Elegant … sexy … attractive. Not words you think of when you think of shapewear.
Too often, these modern fashion must-haves make you feel (and look) like a stuffed sausage. Probably the last thing you’d ever call shapewear is “pretty”.
But that’s exactly what Amanda Horan Kennedy, president and founder of Sassybax, decided to name her delicious new collection of shapewear pieces.
And with good reason. This is shapewear that makes you want to flaunt your figure, not hide it. This is shapewear meant to be seen — by men.
Sassybax is at the leading edge of one of the most welcome trends in women’s fashion — the emergence of stylish (but still functional) shapewear.
To date, shapewear has been almost entirely about control — how much of me can I squish into a rubber tube? These date-saving, shape-saving, ego-saving garments have been a blessing (and, to some, a secret embarrassment) for women almost since the invention of Lycra 30 years ago. Women depend on shapewear, but don’t want to brag about it.
Well, that’s all about to change.
The Sassybax Pretty collection looks like it belongs on a Paris runway. Which is exactly how its designer envisioned it.
“This collection is so pretty and sexy that it’s hard to believe it’s shapewear,” Horan Kennedy said. “Some women will actually want to show it off like lingerie.”
Sassybax’s black-only Pretty line flew off the shelves when it was first introduced in Saks stores last spring. The company will add a nude Pretty line in the fall, and is also about to unveil a revolutionary new line of tanks and T-shirts with “slimming capabilities.”
Sassybax is a feel-good success story in a nearly billion-dollar industry dominated by a handful of mass-market giants and dozens of copycat competitors.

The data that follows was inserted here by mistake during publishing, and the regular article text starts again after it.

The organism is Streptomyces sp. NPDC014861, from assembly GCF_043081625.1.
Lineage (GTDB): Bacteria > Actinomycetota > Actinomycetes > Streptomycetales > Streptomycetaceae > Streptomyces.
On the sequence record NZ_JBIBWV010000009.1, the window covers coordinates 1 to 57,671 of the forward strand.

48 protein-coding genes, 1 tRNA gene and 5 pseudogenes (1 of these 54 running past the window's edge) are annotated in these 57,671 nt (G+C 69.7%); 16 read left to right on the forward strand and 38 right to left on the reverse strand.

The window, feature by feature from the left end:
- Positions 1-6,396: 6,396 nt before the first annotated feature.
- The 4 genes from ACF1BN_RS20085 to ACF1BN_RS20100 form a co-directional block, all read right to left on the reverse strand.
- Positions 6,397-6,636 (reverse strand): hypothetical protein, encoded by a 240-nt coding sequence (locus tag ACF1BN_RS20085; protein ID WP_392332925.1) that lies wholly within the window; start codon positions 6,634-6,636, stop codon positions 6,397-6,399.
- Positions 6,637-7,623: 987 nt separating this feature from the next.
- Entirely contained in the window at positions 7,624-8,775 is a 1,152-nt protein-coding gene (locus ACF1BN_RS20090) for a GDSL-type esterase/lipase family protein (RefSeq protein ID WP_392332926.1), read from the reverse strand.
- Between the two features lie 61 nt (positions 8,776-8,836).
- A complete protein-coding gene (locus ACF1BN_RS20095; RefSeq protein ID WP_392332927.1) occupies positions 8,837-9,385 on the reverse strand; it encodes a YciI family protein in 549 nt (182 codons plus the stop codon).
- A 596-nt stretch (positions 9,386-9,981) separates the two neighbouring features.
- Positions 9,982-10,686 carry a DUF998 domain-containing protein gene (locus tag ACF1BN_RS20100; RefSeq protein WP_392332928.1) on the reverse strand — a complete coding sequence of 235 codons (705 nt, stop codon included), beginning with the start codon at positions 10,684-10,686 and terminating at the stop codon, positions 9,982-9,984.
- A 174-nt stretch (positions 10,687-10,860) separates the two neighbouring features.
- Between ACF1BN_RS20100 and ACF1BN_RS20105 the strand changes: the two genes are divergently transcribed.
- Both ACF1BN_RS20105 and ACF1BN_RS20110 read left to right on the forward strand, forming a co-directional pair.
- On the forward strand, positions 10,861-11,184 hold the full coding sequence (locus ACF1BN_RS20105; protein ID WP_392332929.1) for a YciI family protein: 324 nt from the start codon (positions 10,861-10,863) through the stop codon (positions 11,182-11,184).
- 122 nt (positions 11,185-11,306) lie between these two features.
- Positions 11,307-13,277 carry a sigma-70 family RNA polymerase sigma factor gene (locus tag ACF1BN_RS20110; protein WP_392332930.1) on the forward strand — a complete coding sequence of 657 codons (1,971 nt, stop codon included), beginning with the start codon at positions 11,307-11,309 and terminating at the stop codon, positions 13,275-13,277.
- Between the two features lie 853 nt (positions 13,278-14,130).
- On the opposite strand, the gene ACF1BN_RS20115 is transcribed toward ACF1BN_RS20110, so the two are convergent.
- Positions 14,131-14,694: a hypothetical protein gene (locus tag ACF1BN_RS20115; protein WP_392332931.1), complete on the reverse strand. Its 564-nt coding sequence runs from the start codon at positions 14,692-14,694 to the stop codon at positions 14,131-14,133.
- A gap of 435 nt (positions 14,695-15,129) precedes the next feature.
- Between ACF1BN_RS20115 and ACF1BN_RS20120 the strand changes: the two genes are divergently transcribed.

Founded by Horan Kennedy in 2003 in her L.A. garage with less than $1000 in seed money, Sassybax’s first collection in 2004 shipped nearly $1-million worth of shapewear bras.
The company was born, she says, from the realization that most shapewear at the time focused on women’s hips, thighs and waist. That left the upper body — in particular, the dreaded “bra bulge” created by bra straps and bands that cut into the torso — untouched.
Sassybax set out to “cure” bra bulge with a line of control tops, and was an immediate hit — and a trendsetter that helped drive the subsequent growth in upper-body control pieces.
Horan Kennedy is equally passionate today about her latest mission — to make shapewear sexy. As a former TV actress, model and (get this!) psychotherapist, she’s had plenty of time to consider her market and its needs.
“It’s not that difficult for me to figure out what women want,” she says. “Women need the option of something sexy. We don’t want an average product. I look at the market and see a lot of average product.”
“Our goal is to provide a really lovely product,” she adds. “And I think Sassybax is better-looking than anything on the market.”
Horan Kennedy is a classic entrepreneur involved in all aspects of her business — she still designs every piece herself — and comfortable with her brand’s status as a top-shelf boutique line.
“Mass-market is not my thing,” she says, noting that she’s twice rebuffed offers to join major labels. As an independent, she gets to make choices like manufacturing in Montreal, where the yarns are softer but the costs are far greater than fabricating in China or Taiwan, for instance.
The 7-piece Sassybax Pretty collection is a slick combination of superior fabrics, French-inspired design and some good old sleight-of-hand: it’s often difficult to tell where the control panel ends and the elegant lace embroidery and other detail elements begin.
The collection includes a thong bodysuit and a control thong — a control thong?!?! — although you’ll probably be most taken with two pieces that are typically thought of as feminine lingerie staples — a lace-trimmed camisole and slip, both with slimming properties.
Click on the photos below for more information about each piece. You can find the Sassybax Pretty shapewear collection in Saks, leading lingerie boutiques and at Sassybax.com.
And to keep up with Amanda Horan Kennedy’s thoughts and plans, keep an eye out for her new blog, which will launch this fall.